The encounter screen of Raid Battle or Team GO Rocket Bonus Challenge differs from the regular encounter screen in that the Trainer can only use Premier Balls rewarded for performance in battle instead of their owned Poké Balls.

Pokémon in such encounters cannot flee away from the trainer until there are no Premier Balls left to use.

There is a special glowing animation for Pokémon that flee due to a lack of Premier Balls in a Raid Battle Bonus Challenge.

Reward encounter screen

The encounter screen for catching Pokémon awarded from GO Battle League or completed Research tasks (Field, Special or Timed Research tasks) does not differ from the regular encounter screen regarding its interface. The only difference is that the Pokémon never flees and the trainer can always return to the encounter from the Battle page or Research Tab respectively.

Mythical Pokémon encounter screen

The encounter screen for Mythical Pokémon, rewarded for Special Research tasks, differs from the regular encounter screen. In case of Mew and Celebi, it requires using AR mode that can be disabled only if there is no gyroscope sensor in the device (or it does not work properly so the game cannot assess the position of the device).

Moreover, there is no option to choose or use Poké Balls or Berries from the item bag. The player instead has an infinite number of regular Poké Balls to use and the First Throw bonus is always given, regardless of the number of throws used.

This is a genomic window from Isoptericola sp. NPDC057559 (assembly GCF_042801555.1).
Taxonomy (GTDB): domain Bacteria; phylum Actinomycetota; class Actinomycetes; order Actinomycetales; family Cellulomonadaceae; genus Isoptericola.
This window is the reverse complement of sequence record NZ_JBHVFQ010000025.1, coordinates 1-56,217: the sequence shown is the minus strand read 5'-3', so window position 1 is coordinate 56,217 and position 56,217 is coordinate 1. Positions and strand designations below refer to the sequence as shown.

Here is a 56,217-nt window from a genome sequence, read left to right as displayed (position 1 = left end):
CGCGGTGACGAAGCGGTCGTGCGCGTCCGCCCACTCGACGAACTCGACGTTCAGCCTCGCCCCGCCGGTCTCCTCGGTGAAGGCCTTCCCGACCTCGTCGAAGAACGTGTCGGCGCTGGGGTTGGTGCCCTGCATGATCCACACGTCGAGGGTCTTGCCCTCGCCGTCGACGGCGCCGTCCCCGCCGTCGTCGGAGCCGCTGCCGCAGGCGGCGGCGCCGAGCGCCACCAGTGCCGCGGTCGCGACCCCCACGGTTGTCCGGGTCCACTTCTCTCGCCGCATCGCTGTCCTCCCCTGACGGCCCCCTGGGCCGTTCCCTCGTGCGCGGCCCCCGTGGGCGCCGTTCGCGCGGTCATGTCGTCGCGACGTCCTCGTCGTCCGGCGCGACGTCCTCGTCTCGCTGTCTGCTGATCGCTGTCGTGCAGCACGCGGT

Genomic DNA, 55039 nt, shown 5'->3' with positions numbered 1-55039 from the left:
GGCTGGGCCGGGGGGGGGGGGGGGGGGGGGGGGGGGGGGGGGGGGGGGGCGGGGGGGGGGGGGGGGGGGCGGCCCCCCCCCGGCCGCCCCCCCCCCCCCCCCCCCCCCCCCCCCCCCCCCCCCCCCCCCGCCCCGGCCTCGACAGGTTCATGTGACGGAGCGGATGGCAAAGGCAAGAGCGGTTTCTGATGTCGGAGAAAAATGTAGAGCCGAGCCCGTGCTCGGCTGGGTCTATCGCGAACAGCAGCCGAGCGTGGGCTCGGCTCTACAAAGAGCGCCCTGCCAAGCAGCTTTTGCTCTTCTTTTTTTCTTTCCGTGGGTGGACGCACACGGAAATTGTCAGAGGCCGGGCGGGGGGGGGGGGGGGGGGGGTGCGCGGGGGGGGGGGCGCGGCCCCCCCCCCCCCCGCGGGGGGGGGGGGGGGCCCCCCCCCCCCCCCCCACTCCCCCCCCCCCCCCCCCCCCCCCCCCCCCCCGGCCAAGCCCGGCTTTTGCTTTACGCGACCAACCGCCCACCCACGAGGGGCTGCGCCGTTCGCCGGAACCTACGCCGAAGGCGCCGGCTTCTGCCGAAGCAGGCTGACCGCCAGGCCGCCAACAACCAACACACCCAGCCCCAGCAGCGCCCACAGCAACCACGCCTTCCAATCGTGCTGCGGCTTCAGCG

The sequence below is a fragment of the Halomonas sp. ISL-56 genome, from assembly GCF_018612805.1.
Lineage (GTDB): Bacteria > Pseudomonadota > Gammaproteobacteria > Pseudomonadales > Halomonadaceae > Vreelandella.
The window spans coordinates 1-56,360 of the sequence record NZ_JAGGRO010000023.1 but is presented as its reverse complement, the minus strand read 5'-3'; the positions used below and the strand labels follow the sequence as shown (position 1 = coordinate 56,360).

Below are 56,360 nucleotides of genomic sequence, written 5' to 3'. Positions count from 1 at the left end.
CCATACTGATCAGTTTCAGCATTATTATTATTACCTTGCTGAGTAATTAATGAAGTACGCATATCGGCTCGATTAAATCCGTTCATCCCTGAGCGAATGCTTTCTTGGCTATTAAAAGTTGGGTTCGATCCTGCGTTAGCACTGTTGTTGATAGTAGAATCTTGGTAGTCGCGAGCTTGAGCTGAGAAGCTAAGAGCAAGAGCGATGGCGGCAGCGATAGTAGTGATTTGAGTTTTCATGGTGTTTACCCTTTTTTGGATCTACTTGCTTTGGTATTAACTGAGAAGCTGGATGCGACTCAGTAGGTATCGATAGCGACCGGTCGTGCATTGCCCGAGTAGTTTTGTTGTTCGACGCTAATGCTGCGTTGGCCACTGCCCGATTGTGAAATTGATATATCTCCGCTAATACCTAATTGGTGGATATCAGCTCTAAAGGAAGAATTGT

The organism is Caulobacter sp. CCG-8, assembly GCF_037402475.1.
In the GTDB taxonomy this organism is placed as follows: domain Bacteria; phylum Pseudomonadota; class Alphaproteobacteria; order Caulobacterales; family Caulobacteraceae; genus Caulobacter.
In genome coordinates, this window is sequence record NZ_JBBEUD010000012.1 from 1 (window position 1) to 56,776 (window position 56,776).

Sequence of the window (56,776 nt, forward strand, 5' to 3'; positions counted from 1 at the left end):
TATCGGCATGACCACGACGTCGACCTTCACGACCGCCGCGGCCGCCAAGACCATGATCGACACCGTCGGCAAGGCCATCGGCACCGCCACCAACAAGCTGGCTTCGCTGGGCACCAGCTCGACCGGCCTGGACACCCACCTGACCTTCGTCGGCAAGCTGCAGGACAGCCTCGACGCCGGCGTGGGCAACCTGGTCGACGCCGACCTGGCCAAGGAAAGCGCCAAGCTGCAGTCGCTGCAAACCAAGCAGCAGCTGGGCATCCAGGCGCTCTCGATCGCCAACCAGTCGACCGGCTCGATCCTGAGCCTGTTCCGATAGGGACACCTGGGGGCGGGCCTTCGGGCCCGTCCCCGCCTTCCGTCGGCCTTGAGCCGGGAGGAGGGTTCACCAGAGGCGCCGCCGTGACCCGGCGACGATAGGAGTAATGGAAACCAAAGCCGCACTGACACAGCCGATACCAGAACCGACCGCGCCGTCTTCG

Additionally, in case of catching Mew, the Pokémon becomes invisible and can be slightly seen between throws, and in case of catching Celebi, it teleports between various random spots.

In case of capturing Jirachi there is no AR feature required, few other Pokémon appear in the background behind sleeping Jirachi and they start singing before Jirachi wakes up and is ready to be caught. These background, singing Pokémon are: Chimecho, Kricketot, Bronzong, Loudred and Jigglypuff.

In case of Victini encounter, the encounter screen is closest to the regular Pokémon encounter screen, as only difference is the infinite number of Poké Balls, no Berries access and First Throw bonus given regardless of the number of the successful throw and catch.

Augmented reality

There is an option for using Augmented Reality (AR for short) and Augmented Reality Plus (AR+ for short) in the encounter screen. This mode allows for viewing and catching encountered Pokémon with the background from the real-world environment.

Moreover, using AR+ gives the opportunity for a more complex Pokémon encounter, involving sneaking and Expert Handle bonus.

Main article: AR Plus

Color of the target ring

The capture rate of a Pokémon can be identified by the color of the target ring seen in front of the Pokémon in the encounter screen. The color of the ring can change during the same encounter when a Berry or better Poké Ball is used to change the capture rate variables. (See section below.) [1]

Capture Rate Color Difficulty
~100% Green Very-easy
~75% Lime-green Easy
~50% Yellow Average
~25% Orange Difficult
~5% Red Very-difficult

Capture rate

The capture rate of Pokémon is the chance for successful capture of encountered Pokémon.

The capture rate factors in the CP and base capture rate of the Pokémon along with the type of Poké Ball used and any multipliers that are applied, for example: throw style bonus or used berries. [2]

Variables

  • BCR - Base Capture Rate, defined in Game Master for each Pokémon species
  • CpM - CP Multiplier
  • BF - Ball Factor (described below)
  • M - Multipliers (product of all multipliers; described below)

Multipliers